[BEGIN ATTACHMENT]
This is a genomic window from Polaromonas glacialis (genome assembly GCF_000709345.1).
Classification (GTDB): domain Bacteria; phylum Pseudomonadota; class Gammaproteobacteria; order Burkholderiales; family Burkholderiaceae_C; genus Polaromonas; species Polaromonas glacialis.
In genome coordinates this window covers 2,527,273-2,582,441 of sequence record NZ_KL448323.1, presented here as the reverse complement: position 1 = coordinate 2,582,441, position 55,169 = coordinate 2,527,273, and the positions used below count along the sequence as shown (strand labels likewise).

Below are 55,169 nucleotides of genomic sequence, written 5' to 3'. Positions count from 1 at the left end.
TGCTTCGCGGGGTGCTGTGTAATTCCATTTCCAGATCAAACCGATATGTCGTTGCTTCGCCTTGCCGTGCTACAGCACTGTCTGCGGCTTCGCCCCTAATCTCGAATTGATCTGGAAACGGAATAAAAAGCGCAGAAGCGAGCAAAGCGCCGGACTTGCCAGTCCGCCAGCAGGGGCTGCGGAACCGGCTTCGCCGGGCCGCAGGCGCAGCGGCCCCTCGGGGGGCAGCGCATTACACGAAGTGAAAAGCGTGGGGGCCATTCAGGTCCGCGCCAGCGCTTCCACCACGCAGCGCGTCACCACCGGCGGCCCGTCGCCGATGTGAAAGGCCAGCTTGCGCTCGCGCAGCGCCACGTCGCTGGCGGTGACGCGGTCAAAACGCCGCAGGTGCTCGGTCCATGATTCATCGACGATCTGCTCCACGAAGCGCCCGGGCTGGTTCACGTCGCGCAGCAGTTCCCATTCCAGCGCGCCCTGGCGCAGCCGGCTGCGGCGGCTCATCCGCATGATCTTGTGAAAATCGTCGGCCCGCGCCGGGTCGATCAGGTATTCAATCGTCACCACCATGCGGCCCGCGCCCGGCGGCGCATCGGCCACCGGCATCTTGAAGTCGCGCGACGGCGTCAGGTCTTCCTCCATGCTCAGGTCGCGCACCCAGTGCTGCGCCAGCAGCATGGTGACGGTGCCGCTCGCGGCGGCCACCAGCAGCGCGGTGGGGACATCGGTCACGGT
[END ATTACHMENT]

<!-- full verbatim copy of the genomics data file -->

This is a genomic window from Polaromonas glacialis (genome assembly GCF_000709345.1).
Classification (GTDB): domain Bacteria; phylum Pseudomonadota; class Gammaproteobacteria; order Burkholderiales; family Burkholderiaceae_C; genus Polaromonas; species Polaromonas glacialis.
In genome coordinates this window covers 2,527,273-2,582,441 of sequence record NZ_KL448323.1, presented here as the reverse complement: position 1 = coordinate 2,582,441, position 55,169 = coordinate 2,527,273, and the positions used below count along the sequence as shown (strand labels likewise).

Below are 55,169 nucleotides of genomic sequence, written 5' to 3'. Positions count from 1 at the left end.
TGCTTCGCGGGGTGCTGTGTAATTCCATTTCCAGATCAAACCGATATGTCGTTGCTTCGCCTTGCCGTGCTACAGCACTGTCTGCGGCTTCGCCCCTAATCTCGAATTGATCTGGAAACGGAATAAAAAGCGCAGAAGCGAGCAAAGCGCCGGACTTGCCAGTCCGCCAGCAGGGGCTGCGGAACCGGCTTCGCCGGGCCGCAGGCGCAGCGGCCCCTCGGGGGGCAGCGCATTACACGAAGTGAAAAGCGTGGGGGCCATTCAGGTCCGCGCCAGCGCTTCCACCACGCAGCGCGTCACCACCGGCGGCCCGTCGCCGATGTGAAAGGCCAGCTTGCGCTCGCGCAGCGCCACGTCGCTGGCGGTGACGCGGTCAAAACGCCGCAGGTGCTCGGTCCATGATTCATCGACGATCTGCTCCACGAAGCGCCCGGGCTGGTTCACGTCGCGCAGCAGTTCCCATTCCAGCGCGCCCTGGCGCAGCCGGCTGCGGCGGCTCATCCGCATGATCTTGTGAAAATCGTCGGCCCGCGCCGGGTCGATCAGGTATTCAATCGTCACCACCATGCGGCCCGCGCCCGGCGGCGCATCGGCCACCGGCATCTTGAAGTCGCGCGACGGCGTCAGGTCTTCCTCCATGCTCAGGTCGCGCACCCAGTGCTGCGCCAGCAGCATGGTGACGGTGCCGCTCGCGGCGGCCACCAGCAGCGCGGTGGGGACATCGGTCACGGT